Friday, July 14, 2006

Organizing Door Hardware


A while back, we removed all the oak doors from the second floor to have them stripped. Before we sent them off, we removed the hardware.

It's just as important to have a system for organizing that hardware as it is to mark trim that's been removed, so you know where it belongs.

We here at Chicago 2-flat believe in the "ziplock system." It's very simple, which is how you need things to be when you are removing 9 doors and an apartment's worth of trim in a short period of time.

Every door gets a ziplock bag and all the door's hardware goes into that. Even with this system, mistakes happen. Case in point me on Sunday...."Now where did I put those pins?? I remember putting them in a safe place somewhere...?" When I put something in a "safe" place, that is usually when I have the hardest time finding it. (Note to self: Please stop doing that!)

We are resusing most of the original hinges and locksets- they are in good shape. We need some door plates and knobs. Most of the original knobs & plates are gone and were replaced with cheap brass plated ones that look crappy/corrode after 6 months.


At left is the hardware we are going to use for the apartment. The closets will have glass knobs because I have them, they are original I think, and we don't want to spend more money to make everything match.

Personally a bit of an eclectic touch with knobs etc... does not bother me as long as they coordinate and there is some kind of order. I am curious if most houses originally had completely matching sets in every room anyway. Does anyone know?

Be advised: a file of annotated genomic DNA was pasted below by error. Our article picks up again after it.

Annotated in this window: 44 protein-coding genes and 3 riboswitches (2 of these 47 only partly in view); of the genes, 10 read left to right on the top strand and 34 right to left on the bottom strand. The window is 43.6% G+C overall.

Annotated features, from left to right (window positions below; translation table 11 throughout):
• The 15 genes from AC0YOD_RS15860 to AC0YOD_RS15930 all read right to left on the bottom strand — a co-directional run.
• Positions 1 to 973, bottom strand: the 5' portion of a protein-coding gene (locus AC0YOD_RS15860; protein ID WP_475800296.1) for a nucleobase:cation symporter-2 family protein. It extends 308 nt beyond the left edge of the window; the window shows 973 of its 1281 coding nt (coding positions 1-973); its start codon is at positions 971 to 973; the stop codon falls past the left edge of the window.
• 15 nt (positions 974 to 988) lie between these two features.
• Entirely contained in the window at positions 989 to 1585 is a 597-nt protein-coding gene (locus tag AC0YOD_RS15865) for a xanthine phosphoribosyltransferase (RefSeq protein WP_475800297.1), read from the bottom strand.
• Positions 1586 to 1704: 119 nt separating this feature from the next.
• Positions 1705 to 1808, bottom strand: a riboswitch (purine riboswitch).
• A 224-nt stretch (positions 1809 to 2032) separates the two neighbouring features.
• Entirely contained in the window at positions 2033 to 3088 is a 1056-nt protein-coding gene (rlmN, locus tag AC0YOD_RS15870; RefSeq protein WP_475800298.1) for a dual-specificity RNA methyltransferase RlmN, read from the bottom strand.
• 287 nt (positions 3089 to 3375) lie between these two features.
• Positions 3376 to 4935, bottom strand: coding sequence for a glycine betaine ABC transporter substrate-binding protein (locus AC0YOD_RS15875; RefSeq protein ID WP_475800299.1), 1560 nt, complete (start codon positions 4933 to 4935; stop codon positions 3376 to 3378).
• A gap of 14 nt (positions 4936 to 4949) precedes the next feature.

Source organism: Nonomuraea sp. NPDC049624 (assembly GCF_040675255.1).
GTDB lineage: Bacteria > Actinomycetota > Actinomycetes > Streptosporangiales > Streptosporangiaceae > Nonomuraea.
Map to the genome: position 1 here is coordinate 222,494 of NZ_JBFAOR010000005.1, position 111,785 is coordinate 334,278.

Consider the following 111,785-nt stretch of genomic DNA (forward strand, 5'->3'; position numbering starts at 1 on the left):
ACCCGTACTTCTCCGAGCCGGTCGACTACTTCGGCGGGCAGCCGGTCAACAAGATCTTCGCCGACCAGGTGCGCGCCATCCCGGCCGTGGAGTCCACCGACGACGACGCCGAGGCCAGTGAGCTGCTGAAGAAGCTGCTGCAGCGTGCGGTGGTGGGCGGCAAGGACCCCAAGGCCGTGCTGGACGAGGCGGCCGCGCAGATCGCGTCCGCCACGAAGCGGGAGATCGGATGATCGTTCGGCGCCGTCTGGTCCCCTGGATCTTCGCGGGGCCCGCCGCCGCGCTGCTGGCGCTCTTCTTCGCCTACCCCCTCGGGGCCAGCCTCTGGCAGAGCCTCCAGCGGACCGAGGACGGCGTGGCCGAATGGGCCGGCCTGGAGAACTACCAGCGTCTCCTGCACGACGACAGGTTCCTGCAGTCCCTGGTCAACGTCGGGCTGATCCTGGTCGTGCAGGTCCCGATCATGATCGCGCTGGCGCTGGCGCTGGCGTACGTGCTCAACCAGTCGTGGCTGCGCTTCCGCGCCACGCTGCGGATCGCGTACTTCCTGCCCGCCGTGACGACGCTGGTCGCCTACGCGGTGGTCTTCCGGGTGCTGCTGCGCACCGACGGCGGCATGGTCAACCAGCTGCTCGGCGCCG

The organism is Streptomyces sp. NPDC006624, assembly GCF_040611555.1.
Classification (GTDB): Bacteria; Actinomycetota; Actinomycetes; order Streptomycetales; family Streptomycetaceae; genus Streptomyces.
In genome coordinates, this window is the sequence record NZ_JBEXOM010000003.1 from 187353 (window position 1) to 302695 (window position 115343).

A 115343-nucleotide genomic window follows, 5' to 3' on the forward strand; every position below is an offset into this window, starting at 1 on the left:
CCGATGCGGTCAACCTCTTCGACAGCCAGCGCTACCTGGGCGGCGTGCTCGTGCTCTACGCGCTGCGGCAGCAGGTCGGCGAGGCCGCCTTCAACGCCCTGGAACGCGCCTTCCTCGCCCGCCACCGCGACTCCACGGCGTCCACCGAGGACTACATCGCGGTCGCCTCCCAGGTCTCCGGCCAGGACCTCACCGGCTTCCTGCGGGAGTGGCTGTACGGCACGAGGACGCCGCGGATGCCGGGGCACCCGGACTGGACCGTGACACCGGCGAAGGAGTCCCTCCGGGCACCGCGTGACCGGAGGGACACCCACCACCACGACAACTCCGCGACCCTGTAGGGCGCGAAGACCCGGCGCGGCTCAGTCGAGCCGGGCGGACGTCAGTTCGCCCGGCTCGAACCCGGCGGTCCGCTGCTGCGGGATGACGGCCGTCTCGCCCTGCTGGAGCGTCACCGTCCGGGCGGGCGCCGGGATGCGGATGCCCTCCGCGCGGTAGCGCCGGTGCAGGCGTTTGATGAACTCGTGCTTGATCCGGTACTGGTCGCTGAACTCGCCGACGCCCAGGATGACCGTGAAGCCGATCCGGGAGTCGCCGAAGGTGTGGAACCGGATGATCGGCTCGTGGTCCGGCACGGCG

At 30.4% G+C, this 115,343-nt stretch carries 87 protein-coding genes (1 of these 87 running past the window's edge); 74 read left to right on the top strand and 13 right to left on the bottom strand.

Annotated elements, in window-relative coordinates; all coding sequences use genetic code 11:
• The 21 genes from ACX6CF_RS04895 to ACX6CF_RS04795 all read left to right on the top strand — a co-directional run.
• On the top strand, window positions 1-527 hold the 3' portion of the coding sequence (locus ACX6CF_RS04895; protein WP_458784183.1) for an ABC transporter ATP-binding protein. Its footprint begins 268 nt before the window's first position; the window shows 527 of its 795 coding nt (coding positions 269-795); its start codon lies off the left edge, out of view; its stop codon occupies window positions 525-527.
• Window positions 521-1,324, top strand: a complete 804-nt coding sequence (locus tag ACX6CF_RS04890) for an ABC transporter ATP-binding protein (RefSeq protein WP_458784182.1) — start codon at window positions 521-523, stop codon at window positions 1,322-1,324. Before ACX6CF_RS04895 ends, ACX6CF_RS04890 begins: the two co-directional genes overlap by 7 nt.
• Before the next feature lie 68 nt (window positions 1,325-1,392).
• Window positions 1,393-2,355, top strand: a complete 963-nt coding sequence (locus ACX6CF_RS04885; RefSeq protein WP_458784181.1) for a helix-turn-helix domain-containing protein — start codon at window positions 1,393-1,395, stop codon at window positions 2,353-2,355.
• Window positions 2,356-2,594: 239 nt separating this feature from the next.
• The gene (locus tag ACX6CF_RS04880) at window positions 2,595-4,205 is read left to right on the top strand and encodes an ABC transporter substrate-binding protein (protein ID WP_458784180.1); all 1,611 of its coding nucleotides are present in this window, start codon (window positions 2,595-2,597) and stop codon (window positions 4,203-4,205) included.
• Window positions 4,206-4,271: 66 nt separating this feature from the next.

We are using the ones at left for all doorways inside the apartment. Glass knobs with similar plates for the closets, and brass plates and knobs for the exterior front and back door. I don't think that will be too hodge podge and we can always change it later.


Footnote: It took between 20-30 minutes per door to remove the hardware in case anyone is interested.

4 comments:

ben said...

Sorry, but all the door hardware in our house is original and identical. But your'e right eclectic looks great on some styles.

Greg said...

I’m willing to bet it was all the same originally. I’m having to compromise as well. I have enough of the original brass Eastlake knobs and plates for the downstairs, but I will be doing brass Eastlake plates and white porcelain knobs upstairs. I think what you’re doing will look fine.

Annie said...

In our small town, i'm willing to bet not only did it all match, but it also matched the neighbors. There simply weren't the same zillion distributors supplying hardware from all over creation back in the day, and i'm guessing the local hardware store only stocked a limited selection from a single supplier. In the big city it might have been different.

Still, it's neat for me to drive through town and see all the identical 2 over 2 windows, visit a neighbor and see the same (elsewhere practially non-existant) pressed tine ceiling pattern, and know if i need it, all the neighbors have identical bricks in their yard piles from the ghosts of chimneys past. :)

P.S. Going for the nice hardware, eh? Sounds like someone's moving upstairs to me. I know the math of renovating a rental, and those doorknobs seem a little nicer than necessary . . . .

Jocelyn said...

Annie- we aren't moving upstairs this year, but we want to make it nice enough that it's an option.

This is going to be a special rental.